0

I use a tex template that includes Korean characters. When I compile it, the PDF document displays the Korean characters correctly. Yet, the Texshop text editor displays some rubbish characters instead. And when I actually type the Korean characters, after the compilation the PDF displays "?" instead of the characters. How do I get the formatting right?

3

This is really impossible to answer without seeing a minimal working example (MWE), but I'm pretty sure you're dealing with the following problem:

The .tex file you're compiling loads CJK which assumes the EUC-KR encoding for Korean text. Your text editor, however, automatically loads the file with UTF-8 encoding, as most modern text editors will do.

If the characters were entered into the .tex file with the EUC-KR encoding, you will see question marks � and various outlandish characters if you open the file with UTF-8 encoding. The file will still compile just fine, since CJK correctly reads the EUC-KR encoded characters and produces a .pdf with Korean characters.

If you've opened the file with the UTF-8 encoding and start typing Korean characters into the file, CJK can't interpret the input correctly, since it's expecting characters with the EUC-KR encoding. So pdflatex will probably throw an error, or it will produce a .pdf with garbage characters instead of Korean characters.

Your actual question "How do I get the formatting right?" is very vague, but if this means that you need to stick to your existing template, then make sure you switch the encoding of your file from UTF-8 to EUC-KR before you enter any new Korean characters into the file, and also to be able to read the existing characters in your document.

This is all only guesswork, since it is impossible to know for sure what problem you're having or what's causing it when you're not providing a MWE. Please always do so in the future.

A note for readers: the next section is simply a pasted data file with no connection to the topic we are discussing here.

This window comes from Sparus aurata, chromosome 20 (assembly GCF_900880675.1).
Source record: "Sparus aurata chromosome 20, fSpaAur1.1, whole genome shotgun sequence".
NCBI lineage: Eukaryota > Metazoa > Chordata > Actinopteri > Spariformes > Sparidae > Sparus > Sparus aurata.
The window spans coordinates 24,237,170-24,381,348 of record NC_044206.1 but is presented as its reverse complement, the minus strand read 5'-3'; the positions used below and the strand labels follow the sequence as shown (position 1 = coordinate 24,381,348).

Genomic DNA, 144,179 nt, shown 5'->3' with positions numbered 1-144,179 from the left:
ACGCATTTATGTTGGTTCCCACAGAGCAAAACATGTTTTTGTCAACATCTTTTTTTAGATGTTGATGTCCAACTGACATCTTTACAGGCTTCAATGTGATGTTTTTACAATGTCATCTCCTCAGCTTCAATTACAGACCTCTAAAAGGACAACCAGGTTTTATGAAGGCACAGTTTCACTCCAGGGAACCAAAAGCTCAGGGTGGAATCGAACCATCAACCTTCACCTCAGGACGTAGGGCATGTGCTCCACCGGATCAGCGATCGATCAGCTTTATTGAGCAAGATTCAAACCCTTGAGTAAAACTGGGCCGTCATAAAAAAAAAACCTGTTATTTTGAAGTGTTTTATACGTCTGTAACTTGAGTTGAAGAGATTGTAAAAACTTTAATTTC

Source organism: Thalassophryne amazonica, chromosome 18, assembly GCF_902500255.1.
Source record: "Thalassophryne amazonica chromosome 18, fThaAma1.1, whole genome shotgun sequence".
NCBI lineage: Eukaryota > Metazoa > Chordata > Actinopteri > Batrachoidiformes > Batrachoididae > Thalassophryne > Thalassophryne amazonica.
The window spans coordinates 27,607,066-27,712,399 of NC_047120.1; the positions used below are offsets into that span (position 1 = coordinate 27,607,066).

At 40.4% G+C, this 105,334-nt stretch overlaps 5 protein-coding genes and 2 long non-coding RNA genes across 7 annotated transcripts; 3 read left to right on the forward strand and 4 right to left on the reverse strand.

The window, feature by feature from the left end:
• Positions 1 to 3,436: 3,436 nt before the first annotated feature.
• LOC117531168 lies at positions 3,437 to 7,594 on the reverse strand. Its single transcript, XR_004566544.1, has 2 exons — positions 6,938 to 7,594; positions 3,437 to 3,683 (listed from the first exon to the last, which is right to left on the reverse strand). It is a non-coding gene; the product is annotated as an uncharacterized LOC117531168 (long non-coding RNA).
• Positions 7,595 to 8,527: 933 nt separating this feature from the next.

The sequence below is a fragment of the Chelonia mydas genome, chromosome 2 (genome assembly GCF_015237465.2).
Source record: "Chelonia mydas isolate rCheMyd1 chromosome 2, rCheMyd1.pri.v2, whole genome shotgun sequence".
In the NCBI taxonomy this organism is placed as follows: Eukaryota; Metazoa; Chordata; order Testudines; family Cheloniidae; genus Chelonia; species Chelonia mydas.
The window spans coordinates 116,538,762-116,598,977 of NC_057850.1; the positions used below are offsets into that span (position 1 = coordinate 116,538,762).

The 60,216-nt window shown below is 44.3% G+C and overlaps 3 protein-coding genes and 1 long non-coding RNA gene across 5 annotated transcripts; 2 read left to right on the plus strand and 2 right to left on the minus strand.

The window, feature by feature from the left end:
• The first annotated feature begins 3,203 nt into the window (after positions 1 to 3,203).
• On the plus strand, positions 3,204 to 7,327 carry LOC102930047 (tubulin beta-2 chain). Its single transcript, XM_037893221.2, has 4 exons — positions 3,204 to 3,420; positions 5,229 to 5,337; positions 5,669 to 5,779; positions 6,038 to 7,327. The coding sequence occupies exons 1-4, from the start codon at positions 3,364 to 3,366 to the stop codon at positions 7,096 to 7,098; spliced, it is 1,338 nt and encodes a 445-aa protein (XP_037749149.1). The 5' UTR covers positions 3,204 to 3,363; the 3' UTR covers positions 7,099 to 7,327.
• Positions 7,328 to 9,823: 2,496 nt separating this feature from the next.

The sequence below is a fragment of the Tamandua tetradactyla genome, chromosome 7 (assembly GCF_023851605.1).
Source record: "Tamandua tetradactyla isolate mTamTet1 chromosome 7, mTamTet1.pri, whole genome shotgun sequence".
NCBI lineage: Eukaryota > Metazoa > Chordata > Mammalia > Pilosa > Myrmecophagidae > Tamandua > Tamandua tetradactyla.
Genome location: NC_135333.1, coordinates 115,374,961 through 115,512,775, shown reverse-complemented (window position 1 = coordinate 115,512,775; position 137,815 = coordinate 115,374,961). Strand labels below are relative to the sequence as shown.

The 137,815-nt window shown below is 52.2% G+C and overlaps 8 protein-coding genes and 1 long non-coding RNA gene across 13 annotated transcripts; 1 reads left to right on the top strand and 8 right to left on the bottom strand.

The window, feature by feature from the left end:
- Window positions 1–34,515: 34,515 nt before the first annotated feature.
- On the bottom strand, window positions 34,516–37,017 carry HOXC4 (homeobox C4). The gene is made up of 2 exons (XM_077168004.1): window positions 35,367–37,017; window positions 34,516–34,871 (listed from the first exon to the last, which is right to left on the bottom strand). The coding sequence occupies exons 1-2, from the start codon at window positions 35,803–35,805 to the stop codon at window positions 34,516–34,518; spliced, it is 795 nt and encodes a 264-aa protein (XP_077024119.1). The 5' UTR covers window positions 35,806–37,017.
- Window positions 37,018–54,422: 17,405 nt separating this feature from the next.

Here's an example. The following document was typed with EUC-KR encoding, but below I've opened it with the standard UTF-8 encoding, and it looks like this:

\documentclass{article}
\usepackage{CJK}
\begin{document}
\begin{CJK}[HL]{KS}{mj}
�ȳ��ϼ���
\end{CJK}
\end{document}

If I compile this, it nevertheless correctly produces this output: enter image description here

If I instead load the file with EUC-KR encoding, I see this:

\documentclass{article}
\usepackage{CJK}
\begin{document}
\begin{CJK}[HL]{KS}{mj}
안녕하세요
\end{CJK}
\end{document}
1

pdflatex

Using this engine, you can still adopt this solution posted by Medina (remember to set babel to English so the Table of Contents, etc, will be in English).

According to this answer, however, you need the uhc font package installed in order to be able to use mj.

xelatex

If you're already using xelatex (or if you can switch for one document), it's easier since you don't need to enclose Korean in its own environment. However you need to choose a font, otherwise the document typesets without errors but you won't see any glyphs (except for the latin ones). Try commenting out the command \setmainfont{} then compiling, and you'll see what I mean.

The package fontspec must be loaded in order for the command above to work. This allows you to set a font. If you load xeCJK, you can also use the command \setCJKmainfont{} to set a font for your language. Here's an example with Nanum Myeongjo Regular:

enter image description here

\documentclass{article}
\usepackage{fontspec}
\usepackage{xeCJK}

\setmainfont{Century Gothic}
\setCJKmainfont{NanumMyeongjo}

\begin{document}

\centering\Huge\noindent
This is some text in Latin script. And now some Korean:
이 FAQ 은 자주 반복되는 질문과 그에 대한 대답을 간단명료한 양식으로 모아 엮어졌습니다.

\end{document}

Your Answer

By clicking “Post Your Answer”, you agree to our terms of service, privacy policy and cookie policy

Not the answer you're looking for? Browse other questions tagged or ask your own question.